Al-Maziad announced a rebate program of at least 35 per cent for foreign productions filming in Saudi Arabia. “We’re developing guidelines on how to get even higher than 35 per cent. That will be for all spend used and consumed in Saudi Arabia,” said Maziad at a press conference held at the Carlton Hotel.

In addition, Maziad announced that the General Culture Authority will be “funding 50 per cent of all money spent on Saudi talent.” This offer, which will apply to Saudis employed on productions in the Kingdom, will also be offered as a rebate, and is designed to incentivize using local crews, which will help develop Saudi Arabia’s domestic talent pool.

“We believe the combination of the two make us the most attractive incentive program in the world,” said Maziad. “This extends from film to documentaries, animation, scripted programs and much more. Putting a handsome rebate on local talent is about developing the local talent in Saudi. We believe that the more local talent used with global film crews will help them develop faster. We’re welcoming the best in the world to come shoot in Saudi, which will expedite the use of local talent beyond what we have today.”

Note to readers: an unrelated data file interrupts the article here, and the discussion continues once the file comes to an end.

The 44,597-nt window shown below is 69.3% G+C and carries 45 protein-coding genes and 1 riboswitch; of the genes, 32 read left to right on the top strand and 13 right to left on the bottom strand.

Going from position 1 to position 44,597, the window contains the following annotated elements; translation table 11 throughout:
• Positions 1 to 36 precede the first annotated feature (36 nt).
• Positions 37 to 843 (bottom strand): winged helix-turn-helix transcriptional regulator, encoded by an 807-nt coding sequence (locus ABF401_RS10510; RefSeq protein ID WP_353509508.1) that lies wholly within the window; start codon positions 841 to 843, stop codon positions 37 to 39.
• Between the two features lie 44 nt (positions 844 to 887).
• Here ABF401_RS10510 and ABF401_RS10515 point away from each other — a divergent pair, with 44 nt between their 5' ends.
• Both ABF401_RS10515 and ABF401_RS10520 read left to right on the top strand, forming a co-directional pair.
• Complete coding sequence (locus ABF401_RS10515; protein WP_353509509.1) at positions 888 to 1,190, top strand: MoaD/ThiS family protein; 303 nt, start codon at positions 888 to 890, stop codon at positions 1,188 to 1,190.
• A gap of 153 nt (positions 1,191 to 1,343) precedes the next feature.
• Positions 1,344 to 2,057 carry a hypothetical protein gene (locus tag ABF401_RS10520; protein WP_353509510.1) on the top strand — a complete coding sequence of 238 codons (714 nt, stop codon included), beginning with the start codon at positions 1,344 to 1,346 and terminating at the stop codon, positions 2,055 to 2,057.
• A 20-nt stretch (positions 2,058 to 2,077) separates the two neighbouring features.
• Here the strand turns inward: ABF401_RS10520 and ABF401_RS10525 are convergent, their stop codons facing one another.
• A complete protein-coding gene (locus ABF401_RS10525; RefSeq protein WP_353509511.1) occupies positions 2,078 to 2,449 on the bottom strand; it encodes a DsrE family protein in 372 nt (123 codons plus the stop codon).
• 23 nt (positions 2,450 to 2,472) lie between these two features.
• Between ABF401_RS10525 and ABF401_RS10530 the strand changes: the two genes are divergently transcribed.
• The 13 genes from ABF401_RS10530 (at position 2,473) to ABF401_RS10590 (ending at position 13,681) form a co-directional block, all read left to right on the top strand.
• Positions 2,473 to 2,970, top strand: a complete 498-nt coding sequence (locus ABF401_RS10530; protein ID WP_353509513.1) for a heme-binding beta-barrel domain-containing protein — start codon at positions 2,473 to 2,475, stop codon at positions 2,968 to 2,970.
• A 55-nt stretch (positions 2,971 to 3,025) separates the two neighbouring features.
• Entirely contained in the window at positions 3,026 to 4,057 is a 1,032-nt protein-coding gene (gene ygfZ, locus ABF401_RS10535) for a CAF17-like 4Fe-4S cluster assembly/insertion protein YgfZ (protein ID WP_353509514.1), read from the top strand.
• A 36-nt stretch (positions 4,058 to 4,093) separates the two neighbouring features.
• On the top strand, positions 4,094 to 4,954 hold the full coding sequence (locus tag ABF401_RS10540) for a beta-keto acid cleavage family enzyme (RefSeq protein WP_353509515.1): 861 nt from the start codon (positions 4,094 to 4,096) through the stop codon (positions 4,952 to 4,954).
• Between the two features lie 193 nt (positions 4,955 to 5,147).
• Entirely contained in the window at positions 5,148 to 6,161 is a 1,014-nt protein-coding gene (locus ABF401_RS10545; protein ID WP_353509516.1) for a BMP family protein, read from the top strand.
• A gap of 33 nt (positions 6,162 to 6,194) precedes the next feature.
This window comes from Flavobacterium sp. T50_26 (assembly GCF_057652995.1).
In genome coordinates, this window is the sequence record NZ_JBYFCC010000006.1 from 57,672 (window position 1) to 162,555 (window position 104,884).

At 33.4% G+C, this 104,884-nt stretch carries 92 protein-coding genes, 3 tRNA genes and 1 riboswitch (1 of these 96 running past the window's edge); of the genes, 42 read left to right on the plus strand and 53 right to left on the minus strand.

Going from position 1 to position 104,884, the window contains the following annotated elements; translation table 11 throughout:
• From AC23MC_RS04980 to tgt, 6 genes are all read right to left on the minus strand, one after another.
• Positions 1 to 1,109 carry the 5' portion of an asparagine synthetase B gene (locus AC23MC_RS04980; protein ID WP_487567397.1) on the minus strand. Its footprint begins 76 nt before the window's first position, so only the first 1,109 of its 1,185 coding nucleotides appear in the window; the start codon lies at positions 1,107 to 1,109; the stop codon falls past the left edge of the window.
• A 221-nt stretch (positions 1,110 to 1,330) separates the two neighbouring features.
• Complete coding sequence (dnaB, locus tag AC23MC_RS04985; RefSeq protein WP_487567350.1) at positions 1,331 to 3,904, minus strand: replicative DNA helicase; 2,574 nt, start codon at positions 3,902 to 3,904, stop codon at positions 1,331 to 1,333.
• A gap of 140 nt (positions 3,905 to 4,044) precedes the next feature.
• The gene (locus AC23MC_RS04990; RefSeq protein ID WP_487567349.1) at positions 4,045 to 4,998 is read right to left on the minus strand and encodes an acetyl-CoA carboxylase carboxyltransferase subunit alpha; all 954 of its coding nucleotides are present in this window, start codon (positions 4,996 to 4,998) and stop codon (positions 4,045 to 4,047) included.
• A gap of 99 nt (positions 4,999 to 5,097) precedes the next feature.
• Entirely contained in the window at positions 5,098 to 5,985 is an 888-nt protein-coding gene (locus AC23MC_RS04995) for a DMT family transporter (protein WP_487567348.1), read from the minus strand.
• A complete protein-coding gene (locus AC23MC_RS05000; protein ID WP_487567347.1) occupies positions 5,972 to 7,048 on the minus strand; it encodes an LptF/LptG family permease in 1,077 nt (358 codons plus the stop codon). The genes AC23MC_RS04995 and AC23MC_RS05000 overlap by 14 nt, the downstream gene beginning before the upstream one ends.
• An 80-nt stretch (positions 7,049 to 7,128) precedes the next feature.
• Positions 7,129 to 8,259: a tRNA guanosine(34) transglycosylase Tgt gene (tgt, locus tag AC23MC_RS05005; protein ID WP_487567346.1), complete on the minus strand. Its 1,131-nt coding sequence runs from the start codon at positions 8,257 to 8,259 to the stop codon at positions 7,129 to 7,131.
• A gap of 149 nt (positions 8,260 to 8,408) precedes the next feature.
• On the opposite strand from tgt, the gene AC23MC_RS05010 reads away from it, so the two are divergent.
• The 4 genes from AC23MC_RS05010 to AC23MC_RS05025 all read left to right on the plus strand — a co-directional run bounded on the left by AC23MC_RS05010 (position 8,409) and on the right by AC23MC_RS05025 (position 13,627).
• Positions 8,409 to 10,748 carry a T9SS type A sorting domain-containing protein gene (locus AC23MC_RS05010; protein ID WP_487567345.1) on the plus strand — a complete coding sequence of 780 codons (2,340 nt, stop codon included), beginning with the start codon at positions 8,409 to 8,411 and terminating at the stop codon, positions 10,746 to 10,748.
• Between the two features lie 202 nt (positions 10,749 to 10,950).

According to Maziad, the rebate program will drive greater visibility of the country as Saudi Arabian locations are featured in films and TV programs, which will in turn further attract international productions and impact the country’s developing tourism sector.

“As in-country spend grows, it is expected to have a follow-on effect on industry infrastructure development such as studios and service providers, including hotels and accommodation, catering, transportation and other support services,” the General Culture Authority said in a statement.